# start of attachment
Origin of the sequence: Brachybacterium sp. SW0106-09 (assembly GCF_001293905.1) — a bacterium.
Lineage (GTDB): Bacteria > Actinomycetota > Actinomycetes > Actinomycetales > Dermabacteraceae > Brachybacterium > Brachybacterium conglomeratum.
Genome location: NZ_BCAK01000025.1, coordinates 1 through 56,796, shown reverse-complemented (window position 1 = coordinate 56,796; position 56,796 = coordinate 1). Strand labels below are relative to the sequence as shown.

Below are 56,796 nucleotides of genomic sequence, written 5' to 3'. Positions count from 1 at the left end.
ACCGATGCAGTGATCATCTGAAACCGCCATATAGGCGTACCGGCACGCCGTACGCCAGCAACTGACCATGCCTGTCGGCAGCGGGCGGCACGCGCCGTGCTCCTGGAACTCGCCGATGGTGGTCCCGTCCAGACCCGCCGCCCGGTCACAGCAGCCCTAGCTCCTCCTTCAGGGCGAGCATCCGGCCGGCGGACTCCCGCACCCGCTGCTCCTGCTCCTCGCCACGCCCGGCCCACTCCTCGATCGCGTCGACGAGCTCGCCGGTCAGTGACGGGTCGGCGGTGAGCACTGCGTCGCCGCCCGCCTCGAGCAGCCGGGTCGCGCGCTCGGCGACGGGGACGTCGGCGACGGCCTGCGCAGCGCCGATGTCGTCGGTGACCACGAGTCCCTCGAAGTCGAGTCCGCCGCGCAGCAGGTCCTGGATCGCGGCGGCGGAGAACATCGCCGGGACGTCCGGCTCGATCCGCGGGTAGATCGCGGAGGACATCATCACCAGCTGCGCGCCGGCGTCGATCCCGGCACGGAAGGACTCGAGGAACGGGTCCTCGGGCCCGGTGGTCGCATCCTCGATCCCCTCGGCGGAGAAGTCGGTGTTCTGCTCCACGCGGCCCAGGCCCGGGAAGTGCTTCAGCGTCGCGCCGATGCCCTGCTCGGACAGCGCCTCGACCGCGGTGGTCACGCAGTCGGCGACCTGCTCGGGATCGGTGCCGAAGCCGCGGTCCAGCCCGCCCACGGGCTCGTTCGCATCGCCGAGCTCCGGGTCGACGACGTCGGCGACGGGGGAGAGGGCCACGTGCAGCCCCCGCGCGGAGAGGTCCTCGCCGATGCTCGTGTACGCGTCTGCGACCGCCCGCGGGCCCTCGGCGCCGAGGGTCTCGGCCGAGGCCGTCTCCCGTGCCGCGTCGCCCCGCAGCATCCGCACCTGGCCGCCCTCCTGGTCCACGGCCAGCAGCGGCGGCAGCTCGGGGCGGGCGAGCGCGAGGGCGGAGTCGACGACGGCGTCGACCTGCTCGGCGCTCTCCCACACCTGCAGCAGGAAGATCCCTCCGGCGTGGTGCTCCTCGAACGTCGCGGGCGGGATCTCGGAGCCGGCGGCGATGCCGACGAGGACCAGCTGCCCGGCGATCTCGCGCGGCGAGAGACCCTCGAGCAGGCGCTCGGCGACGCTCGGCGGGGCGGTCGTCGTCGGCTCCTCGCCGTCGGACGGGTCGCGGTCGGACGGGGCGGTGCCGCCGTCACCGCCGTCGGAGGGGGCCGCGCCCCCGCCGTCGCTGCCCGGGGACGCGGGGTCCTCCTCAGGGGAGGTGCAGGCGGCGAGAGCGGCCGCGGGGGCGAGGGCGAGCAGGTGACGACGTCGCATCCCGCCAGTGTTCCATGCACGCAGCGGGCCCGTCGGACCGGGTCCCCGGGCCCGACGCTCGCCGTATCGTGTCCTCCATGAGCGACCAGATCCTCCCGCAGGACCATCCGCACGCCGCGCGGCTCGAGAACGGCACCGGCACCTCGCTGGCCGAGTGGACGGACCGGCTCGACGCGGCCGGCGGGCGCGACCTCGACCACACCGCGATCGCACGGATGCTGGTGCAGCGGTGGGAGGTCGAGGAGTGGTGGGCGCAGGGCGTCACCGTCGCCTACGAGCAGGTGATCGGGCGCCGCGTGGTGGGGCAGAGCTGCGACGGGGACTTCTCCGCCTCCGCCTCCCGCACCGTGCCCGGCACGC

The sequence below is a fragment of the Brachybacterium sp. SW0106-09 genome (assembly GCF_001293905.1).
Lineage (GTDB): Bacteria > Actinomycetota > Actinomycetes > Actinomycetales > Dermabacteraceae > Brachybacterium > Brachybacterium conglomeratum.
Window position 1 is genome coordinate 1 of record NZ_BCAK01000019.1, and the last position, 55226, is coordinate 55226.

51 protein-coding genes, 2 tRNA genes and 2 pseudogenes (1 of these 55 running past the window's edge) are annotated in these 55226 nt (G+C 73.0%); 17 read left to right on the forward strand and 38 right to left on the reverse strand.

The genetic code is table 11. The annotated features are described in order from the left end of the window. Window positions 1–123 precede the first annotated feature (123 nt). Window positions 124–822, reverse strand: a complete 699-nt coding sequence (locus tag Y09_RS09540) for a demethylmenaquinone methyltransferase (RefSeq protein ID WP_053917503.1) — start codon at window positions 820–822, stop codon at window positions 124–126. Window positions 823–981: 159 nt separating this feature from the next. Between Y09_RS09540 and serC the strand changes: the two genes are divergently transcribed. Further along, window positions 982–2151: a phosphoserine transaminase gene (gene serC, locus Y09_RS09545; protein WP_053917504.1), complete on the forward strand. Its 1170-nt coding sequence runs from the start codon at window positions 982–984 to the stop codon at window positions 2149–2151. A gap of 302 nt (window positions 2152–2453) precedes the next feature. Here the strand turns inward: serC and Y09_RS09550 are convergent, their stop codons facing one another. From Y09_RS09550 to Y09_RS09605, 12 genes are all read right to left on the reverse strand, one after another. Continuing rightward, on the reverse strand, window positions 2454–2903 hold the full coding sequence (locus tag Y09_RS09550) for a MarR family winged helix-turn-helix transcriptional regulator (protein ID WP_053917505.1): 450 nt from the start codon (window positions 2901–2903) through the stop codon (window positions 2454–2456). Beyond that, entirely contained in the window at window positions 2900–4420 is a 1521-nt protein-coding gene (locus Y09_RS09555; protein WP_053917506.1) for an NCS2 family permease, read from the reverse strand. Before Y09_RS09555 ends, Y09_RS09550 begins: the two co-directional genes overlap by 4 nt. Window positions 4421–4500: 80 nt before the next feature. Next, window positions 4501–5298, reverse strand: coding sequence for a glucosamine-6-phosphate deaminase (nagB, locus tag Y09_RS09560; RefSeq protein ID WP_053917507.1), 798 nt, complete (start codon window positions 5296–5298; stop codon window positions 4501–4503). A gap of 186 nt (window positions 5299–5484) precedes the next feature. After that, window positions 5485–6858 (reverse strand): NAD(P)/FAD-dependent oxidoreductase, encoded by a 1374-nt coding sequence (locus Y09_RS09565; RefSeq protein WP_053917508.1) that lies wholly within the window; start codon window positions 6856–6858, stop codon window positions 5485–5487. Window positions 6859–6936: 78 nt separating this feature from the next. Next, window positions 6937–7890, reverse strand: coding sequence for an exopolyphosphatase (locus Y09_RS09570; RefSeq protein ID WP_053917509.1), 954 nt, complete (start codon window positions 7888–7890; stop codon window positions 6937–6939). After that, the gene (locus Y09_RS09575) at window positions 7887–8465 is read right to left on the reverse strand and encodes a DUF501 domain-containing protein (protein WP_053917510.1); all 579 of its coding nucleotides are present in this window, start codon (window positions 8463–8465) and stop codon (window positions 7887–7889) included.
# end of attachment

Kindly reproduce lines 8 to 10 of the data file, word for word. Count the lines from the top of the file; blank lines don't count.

Window position 1 is genome coordinate 1 of record NZ_BCAK01000019.1, and the last position, 55226, is coordinate 55226.

51 protein-coding genes, 2 tRNA genes and 2 pseudogenes (1 of these 55 running past the window's edge) are annotated in these 55226 nt (G+C 73.0%); 17 read left to right on the forward strand and 38 right to left on the reverse strand.

The genetic code is table 11. The annotated features are described in order from the left end of the window. Window positions 1–123 precede the first annotated feature (123 nt). Window positions 124–822, reverse strand: a complete 699-nt coding sequence (locus tag Y09_RS09540) for a demethylmenaquinone methyltransferase (RefSeq protein ID WP_053917503.1) — start codon at window positions 820–822, stop codon at window positions 124–126. Window positions 823–981: 159 nt separating this feature from the next. Between Y09_RS09540 and serC the strand changes: the two genes are divergently transcribed. Further along, window positions 982–2151: a phosphoserine transaminase gene (gene serC, locus Y09_RS09545; protein WP_053917504.1), complete on the forward strand. Its 1170-nt coding sequence runs from the start codon at window positions 982–984 to the stop codon at window positions 2149–2151. A gap of 302 nt (window positions 2152–2453) precedes the next feature. Here the strand turns inward: serC and Y09_RS09550 are convergent, their stop codons facing one another. From Y09_RS09550 to Y09_RS09605, 12 genes are all read right to left on the reverse strand, one after another. Continuing rightward, on the reverse strand, window positions 2454–2903 hold the full coding sequence (locus tag Y09_RS09550) for a MarR family winged helix-turn-helix transcriptional regulator (protein ID WP_053917505.1): 450 nt from the start codon (window positions 2901–2903) through the stop codon (window positions 2454–2456). Beyond that, entirely contained in the window at window positions 2900–4420 is a 1521-nt protein-coding gene (locus Y09_RS09555; protein WP_053917506.1) for an NCS2 family permease, read from the reverse strand. Before Y09_RS09555 ends, Y09_RS09550 begins: the two co-directional genes overlap by 4 nt. Window positions 4421–4500: 80 nt before the next feature. Next, window positions 4501–5298, reverse strand: coding sequence for a glucosamine-6-phosphate deaminase (nagB, locus tag Y09_RS09560; RefSeq protein ID WP_053917507.1), 798 nt, complete (start codon window positions 5296–5298; stop codon window positions 4501–4503). A gap of 186 nt (window positions 5299–5484) precedes the next feature. After that, window positions 5485–6858 (reverse strand): NAD(P)/FAD-dependent oxidoreductase, encoded by a 1374-nt coding sequence (locus Y09_RS09565; RefSeq protein WP_053917508.1) that lies wholly within the window; start codon window positions 6856–6858, stop codon window positions 5485–5487. Window positions 6859–6936: 78 nt separating this feature from the next. Next, window positions 6937–7890, reverse strand: coding sequence for an exopolyphosphatase (locus Y09_RS09570; RefSeq protein ID WP_053917509.1), 954 nt, complete (start codon window positions 7888–7890; stop codon window positions 6937–6939). After that, the gene (locus Y09_RS09575) at window positions 7887–8465 is read right to left on the reverse strand and encodes a DUF501 domain-containing protein (protein WP_053917510.1); all 579 of its coding nucleotides are present in this window, start codon (window positions 8463–8465) and stop codon (window positions 7887–7889) included.